In American loopiness we trust

the week on radio
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The Independent Online
On Feedback yesterday, Chris Dunkley was fielding complaints that Radio 4 has been infiltrated by Americans, as if the slow Americanisation of Britain was anything new or surprising. All they were complaining about were little Americanisms of language. What's more alarming than minor infection by American accents is the epidemic of American craziness sweeping the land. We are becoming unable to invent craziness of our own any more; in a kind of psychiatric demonstration of the workings of Gresham's Law, bad craziness is driving out good.

Over on Radio 5, for instance, Michael Clarke has been reporting all this week on American initiatives to cut crime. The series was initially flagged as Crime and Punishment USA, which sounded promising - a companion piece to The Brothers Karamazov's Excellent Adventure, maybe. That title wasn't actually used on air, perhaps because they realised Dostoyevsky would be out of place in modern America, where nobody seems to believe in remorse; so, lengthy novels about criminals suffering agonies of conscience are out, lengthy sentences in high security jails for petty crimes are in (thanks to the "three strikes and you're out" law, now packing them in at penitentiaries across California).

The strangest moment of the week - more Kafka than Dostoyevsky - was an interview with a prisoner in a new "supermax" prison, where inmates are denied any human contact (as though crime were another sort of infection and isolation the only response): he was fed through a slot in the wall and could talk to Clarke only through an intercom, which made the dehumanising effect of his treatment worryingly apparent. Among the other peculiar scenes was a 17- year-old getting picked up for violating a curfew aimed at the under-18s and then being let off because he spoke nicely - clearly, the best way to control crime is to give the police space to exercise their infallible instinct for picking a wrong'un.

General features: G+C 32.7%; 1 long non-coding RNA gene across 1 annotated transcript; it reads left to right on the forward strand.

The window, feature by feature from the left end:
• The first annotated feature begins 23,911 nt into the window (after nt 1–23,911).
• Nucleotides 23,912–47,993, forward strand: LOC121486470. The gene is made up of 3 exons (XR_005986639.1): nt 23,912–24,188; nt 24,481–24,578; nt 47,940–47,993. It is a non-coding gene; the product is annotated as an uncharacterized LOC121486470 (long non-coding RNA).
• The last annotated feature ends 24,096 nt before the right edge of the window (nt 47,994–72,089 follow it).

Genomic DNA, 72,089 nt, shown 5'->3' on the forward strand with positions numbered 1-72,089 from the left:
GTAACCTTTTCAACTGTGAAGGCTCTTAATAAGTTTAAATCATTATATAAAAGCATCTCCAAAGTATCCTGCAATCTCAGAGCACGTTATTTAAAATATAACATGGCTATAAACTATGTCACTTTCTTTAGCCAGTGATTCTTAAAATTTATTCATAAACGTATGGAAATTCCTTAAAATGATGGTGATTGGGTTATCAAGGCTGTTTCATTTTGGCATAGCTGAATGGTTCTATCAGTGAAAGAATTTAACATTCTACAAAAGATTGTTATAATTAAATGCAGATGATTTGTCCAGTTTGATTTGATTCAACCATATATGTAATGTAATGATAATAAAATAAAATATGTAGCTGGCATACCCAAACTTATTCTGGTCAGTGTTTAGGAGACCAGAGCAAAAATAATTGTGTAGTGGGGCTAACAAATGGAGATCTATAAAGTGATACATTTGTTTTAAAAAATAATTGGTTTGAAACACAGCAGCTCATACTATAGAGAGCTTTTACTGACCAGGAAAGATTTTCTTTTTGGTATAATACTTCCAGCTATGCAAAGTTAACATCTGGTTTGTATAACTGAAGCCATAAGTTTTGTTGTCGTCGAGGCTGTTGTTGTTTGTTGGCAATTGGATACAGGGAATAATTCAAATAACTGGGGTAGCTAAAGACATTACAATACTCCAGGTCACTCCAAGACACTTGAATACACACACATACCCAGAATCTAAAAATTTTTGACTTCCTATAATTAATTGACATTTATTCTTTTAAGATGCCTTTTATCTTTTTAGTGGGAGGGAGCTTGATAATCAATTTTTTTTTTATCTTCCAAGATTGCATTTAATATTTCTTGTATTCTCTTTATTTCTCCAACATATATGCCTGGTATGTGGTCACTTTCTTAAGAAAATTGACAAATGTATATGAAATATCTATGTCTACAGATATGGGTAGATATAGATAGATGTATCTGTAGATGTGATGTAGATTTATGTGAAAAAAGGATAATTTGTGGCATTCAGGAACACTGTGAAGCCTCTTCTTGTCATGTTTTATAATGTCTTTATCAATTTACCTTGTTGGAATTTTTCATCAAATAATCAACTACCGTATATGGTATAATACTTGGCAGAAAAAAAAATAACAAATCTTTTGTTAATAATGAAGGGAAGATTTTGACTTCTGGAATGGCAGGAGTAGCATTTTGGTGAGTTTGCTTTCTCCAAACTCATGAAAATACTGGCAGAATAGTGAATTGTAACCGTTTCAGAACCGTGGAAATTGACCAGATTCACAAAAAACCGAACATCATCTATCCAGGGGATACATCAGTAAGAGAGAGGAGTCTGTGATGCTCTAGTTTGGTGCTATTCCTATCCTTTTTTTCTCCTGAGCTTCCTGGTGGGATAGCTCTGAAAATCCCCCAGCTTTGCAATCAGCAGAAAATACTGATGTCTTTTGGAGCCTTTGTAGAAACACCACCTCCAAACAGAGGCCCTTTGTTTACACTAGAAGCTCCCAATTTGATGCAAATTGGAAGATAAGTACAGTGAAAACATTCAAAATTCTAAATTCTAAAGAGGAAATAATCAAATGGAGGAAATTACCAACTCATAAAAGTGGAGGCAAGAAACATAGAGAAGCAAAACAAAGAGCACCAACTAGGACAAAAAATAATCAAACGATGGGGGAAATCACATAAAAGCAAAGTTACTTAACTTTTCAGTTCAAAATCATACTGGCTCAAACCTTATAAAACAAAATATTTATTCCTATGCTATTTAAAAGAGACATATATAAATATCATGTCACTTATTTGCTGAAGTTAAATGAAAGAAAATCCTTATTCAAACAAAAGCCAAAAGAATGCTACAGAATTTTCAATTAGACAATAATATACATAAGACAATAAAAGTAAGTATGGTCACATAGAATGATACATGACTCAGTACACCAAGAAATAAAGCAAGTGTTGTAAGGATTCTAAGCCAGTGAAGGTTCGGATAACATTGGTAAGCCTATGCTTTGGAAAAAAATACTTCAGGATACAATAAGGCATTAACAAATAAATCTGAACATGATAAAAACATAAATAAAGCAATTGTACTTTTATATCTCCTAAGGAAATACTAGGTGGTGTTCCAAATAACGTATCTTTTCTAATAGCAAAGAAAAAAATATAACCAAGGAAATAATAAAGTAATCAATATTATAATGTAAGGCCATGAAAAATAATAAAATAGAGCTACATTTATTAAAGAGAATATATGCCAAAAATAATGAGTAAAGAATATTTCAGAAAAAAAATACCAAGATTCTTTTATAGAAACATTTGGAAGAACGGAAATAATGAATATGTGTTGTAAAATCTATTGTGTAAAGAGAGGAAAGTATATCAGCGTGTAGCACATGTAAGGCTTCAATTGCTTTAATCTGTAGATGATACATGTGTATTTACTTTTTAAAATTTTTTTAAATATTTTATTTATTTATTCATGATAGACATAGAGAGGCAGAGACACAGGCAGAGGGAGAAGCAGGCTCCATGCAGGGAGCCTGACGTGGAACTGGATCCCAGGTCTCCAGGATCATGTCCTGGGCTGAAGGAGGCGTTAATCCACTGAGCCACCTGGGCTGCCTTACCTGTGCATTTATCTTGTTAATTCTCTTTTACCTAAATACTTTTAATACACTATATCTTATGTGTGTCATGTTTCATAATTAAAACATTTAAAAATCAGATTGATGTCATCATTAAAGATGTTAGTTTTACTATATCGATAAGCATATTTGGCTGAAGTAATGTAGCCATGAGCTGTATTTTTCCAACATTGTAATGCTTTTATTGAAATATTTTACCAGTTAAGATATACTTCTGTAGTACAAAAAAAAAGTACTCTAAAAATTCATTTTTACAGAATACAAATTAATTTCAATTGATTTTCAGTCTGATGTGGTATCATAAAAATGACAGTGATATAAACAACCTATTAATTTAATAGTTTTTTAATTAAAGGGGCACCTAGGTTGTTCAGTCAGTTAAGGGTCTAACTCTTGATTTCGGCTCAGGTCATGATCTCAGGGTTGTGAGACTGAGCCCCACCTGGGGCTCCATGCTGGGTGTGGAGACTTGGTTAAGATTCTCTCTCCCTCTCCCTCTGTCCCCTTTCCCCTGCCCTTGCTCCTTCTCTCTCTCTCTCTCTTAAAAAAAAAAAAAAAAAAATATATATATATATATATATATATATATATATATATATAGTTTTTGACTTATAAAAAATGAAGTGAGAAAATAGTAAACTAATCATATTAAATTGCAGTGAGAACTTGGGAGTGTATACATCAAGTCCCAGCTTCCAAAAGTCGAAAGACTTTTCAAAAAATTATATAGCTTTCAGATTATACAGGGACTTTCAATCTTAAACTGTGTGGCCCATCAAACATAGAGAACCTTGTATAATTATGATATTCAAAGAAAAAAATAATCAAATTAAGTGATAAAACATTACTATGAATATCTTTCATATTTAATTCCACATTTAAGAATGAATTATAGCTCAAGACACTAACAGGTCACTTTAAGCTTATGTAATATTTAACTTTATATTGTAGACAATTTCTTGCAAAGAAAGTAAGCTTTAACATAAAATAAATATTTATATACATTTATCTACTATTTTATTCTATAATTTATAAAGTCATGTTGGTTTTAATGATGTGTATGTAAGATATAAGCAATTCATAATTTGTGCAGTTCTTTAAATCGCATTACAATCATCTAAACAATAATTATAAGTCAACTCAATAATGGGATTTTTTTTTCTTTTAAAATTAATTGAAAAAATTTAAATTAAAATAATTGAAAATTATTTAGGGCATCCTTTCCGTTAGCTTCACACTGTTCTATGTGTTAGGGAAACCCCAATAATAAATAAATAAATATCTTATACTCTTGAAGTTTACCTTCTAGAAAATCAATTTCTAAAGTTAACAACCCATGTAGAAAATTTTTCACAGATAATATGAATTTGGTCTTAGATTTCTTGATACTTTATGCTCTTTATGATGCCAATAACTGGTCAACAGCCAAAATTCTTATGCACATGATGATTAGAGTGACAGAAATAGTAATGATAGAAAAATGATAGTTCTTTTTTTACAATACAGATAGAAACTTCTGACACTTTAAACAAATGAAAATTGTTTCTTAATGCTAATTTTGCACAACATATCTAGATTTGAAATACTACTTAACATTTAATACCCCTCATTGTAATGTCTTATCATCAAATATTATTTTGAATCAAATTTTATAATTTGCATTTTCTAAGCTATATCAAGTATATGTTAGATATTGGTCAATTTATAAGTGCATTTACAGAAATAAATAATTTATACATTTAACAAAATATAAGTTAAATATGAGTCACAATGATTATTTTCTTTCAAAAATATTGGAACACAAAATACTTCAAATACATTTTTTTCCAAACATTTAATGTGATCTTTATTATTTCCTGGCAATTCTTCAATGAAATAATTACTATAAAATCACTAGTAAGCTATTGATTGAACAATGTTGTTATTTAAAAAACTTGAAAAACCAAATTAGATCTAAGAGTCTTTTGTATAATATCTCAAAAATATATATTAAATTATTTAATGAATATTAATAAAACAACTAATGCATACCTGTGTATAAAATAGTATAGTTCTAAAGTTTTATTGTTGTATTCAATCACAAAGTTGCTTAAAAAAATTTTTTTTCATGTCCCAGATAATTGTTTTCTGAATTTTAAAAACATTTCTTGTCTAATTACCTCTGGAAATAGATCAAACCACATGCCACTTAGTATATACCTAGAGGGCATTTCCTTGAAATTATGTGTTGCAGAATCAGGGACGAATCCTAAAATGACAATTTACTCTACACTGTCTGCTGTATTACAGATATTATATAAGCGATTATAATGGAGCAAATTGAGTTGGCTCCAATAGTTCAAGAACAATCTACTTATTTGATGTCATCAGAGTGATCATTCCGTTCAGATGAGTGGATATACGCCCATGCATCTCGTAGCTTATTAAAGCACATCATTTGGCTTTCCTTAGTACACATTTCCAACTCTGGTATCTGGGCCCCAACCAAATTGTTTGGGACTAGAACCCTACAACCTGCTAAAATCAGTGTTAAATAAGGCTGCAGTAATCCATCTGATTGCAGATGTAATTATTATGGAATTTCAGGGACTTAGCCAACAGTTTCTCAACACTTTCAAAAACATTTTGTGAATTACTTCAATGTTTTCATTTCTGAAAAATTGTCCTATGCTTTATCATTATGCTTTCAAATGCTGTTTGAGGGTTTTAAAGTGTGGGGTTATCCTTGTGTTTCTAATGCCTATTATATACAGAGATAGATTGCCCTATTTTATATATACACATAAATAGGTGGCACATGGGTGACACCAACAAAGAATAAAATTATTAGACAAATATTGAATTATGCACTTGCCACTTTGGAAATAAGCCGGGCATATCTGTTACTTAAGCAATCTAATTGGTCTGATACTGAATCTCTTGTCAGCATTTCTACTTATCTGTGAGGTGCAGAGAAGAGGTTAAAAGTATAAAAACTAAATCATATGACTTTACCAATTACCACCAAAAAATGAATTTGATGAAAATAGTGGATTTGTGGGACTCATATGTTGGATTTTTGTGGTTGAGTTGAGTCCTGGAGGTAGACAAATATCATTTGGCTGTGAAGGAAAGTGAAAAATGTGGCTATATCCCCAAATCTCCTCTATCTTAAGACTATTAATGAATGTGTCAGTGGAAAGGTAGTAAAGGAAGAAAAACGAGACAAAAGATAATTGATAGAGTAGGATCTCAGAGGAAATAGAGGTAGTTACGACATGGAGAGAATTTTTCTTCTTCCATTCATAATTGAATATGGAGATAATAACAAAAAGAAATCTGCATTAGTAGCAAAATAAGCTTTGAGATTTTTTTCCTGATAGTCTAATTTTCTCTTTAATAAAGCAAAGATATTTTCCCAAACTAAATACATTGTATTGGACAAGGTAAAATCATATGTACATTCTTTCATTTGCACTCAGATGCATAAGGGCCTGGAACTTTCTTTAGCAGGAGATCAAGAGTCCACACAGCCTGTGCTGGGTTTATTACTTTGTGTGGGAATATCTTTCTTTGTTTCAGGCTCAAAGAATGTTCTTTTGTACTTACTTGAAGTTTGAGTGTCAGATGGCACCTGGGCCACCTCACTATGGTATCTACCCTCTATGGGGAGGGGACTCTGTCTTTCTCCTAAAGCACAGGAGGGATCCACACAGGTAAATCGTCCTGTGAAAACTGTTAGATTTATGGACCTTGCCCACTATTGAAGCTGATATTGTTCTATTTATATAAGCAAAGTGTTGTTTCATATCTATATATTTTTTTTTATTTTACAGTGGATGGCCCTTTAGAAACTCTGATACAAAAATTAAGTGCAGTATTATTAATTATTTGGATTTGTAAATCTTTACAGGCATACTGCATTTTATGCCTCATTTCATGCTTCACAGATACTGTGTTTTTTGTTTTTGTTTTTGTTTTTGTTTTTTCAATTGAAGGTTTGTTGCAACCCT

Clarke's approach to this variety of ideas and jerks of the knee was presumably intended to sound objective, but mostly ended up frustratingly non-committal. Does electronic tagging work? "Only time will tell," he concluded, or rather failed to conclude. Perhaps he was scared off making judgements by the fact that all the ideas he was reporting on have now been taken up over here by one political party or another - presumably on the grounds that Americans, having so much crime, must know how to deal with it.

What seems plain, however, is that America's response to crime is dictated less by utilitarian considerations than by a fundamentalist world-view which is gaining ground over there. In a five-part series called Apocalypse Now and Then (Radio 3, Saturday), Iwan Russell-Jones is investigating another aspect of that: pre-millennialism, the belief that the end of the world is nigh - or more specifically, that we are now in the End Times (signalled by the establishment of the state of Israel), leading up to the Tribulation, Armageddon and the Rapture.

This is a kind of insanity, and a dangerous kind at that; as a critic observed, this way of thinking reduces most of the world's nations to bit-parts in the drama of Christianity: "It doesn't lead to world-building." But even insanity deserves rational attention, and it's good to have this brand examined under a microscope instead of dismissed as a transatlantic freakshow. And, after all, the way things are going, the End Times are likely to be the basis of a new Home Office crime initiative.

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